If there's one thing I've been looking for over the course of the past couple of seasons, it's more depth for the Wraith. The first two seasons explored the origins of the Wraith and their unique physiology relatively well, but since then, advances have been sporadic at best. Most of the progression has come from Michael and the recently captured Wraith scientist.
This episode helps to change that, as the reproductive aspects of the Wraith are explored in grim detail. The writers manage to avoid too many exposition-heavy scenes, letting the brief glimpses of the process speak for themselves. This episode also explains how the Wraith managed to overwhelm the Ancients, despite the gaps in technology and evolution. All in all, it's a heaping plate of Wraith goodness.
The end result appears to resolve any possibility that the Wraith will quickly expand to take control of the Pegasus Galaxy in the wake of the Asuran defeat. The Wraith will continue to operate as competing factions, giving Team Atlantis the opportunity to counter them as effectively as they have to this point. This takes some of the pressure off the writers, in a sense, because they can't be accused of ignoring the latest shift in interstellar state of play.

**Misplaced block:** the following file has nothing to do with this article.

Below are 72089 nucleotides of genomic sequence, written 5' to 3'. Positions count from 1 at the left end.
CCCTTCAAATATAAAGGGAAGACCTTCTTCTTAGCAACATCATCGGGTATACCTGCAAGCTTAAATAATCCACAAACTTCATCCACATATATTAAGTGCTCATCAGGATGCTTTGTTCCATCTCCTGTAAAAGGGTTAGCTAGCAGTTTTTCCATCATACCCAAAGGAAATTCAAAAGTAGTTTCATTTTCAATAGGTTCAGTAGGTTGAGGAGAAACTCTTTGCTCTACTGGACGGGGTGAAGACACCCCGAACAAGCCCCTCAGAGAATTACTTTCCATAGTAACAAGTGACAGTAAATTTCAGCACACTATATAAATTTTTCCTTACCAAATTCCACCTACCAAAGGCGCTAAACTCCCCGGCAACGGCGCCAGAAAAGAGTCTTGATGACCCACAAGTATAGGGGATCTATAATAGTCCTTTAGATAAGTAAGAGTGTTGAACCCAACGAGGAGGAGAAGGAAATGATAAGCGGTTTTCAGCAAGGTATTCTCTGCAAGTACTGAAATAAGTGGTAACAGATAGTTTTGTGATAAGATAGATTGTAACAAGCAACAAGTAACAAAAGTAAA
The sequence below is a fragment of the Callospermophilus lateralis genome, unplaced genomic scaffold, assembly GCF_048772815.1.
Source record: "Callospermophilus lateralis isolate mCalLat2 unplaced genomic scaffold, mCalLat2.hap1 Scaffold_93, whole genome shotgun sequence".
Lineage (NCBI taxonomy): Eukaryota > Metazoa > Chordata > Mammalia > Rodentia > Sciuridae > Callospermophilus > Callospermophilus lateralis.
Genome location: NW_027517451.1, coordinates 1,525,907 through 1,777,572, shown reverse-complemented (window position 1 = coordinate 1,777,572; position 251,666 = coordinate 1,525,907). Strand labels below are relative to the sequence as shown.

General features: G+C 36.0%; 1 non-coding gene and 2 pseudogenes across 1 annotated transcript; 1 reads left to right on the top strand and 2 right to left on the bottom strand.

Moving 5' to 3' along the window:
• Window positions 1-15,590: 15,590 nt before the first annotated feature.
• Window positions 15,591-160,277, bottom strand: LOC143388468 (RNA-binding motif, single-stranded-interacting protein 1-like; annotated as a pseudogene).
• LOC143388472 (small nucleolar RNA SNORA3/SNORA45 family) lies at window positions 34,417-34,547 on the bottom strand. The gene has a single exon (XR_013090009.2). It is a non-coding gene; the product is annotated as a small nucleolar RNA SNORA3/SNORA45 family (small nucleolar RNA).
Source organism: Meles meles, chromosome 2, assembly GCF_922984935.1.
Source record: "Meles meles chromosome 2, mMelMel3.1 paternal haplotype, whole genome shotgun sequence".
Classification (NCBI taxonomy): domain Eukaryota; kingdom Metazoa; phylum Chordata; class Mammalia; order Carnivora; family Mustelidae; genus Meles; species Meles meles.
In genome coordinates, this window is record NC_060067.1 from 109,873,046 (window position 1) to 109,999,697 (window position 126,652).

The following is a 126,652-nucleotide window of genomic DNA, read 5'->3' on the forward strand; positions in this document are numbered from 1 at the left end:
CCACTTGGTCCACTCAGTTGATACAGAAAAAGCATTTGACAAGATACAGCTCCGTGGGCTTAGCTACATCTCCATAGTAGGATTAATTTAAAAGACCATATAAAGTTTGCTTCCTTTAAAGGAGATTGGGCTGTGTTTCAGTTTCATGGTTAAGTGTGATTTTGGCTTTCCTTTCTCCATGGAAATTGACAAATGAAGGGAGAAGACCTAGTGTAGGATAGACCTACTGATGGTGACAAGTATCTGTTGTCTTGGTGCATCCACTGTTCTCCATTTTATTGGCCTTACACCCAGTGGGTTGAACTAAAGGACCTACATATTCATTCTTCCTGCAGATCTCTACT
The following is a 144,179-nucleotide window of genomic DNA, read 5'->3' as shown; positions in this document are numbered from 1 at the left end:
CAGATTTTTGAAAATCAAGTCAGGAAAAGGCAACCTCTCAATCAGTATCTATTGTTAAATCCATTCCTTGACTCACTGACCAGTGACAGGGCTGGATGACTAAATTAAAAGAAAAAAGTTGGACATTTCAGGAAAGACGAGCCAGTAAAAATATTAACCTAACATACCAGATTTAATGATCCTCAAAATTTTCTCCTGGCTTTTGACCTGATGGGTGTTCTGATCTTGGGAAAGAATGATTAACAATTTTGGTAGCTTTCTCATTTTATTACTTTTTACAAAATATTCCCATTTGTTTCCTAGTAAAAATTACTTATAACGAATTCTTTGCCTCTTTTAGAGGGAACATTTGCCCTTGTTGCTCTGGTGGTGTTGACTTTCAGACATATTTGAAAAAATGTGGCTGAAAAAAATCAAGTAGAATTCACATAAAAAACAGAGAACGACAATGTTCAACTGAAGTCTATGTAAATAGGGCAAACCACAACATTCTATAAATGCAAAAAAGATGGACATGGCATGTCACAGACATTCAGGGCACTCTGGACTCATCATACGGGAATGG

This episode also addresses Teyla and her situation, which is a bit more mundane. She resents the thought of being handled with kid gloves by Sheppard, which is understandable, but this encounter with the Wraith forces her to acknowledge her role as the salvation for her people. Logically, she and her child won't be able to restore the Ethosian race alone, but they are vital until her people can (hopefully) be found. This realization is hardly surprising, but the writers made it work within the context of the Wraith conflict.
I found it interesting, from a character perspective, that Sheppard was upset with Teyla over lack of disclosure. I've felt, since the first stirrings of an impending Weir exit, that Teyla and Sheppard were being pushed towards each other. While this is an admittedly subjective interpretation, I can't help but wonder if part of Sheppard's annoyance comes from learning about Teyla's hidden relationship.
This has been a surprising season for "Stargate: Atlantis". After a quick start, the momentum seemed to diminish, but the last few episodes have been well above average for the series. Considering that the series has already been renewed for a fifth season, there's reason to believe that the rest of the fourth season will continue on the same path.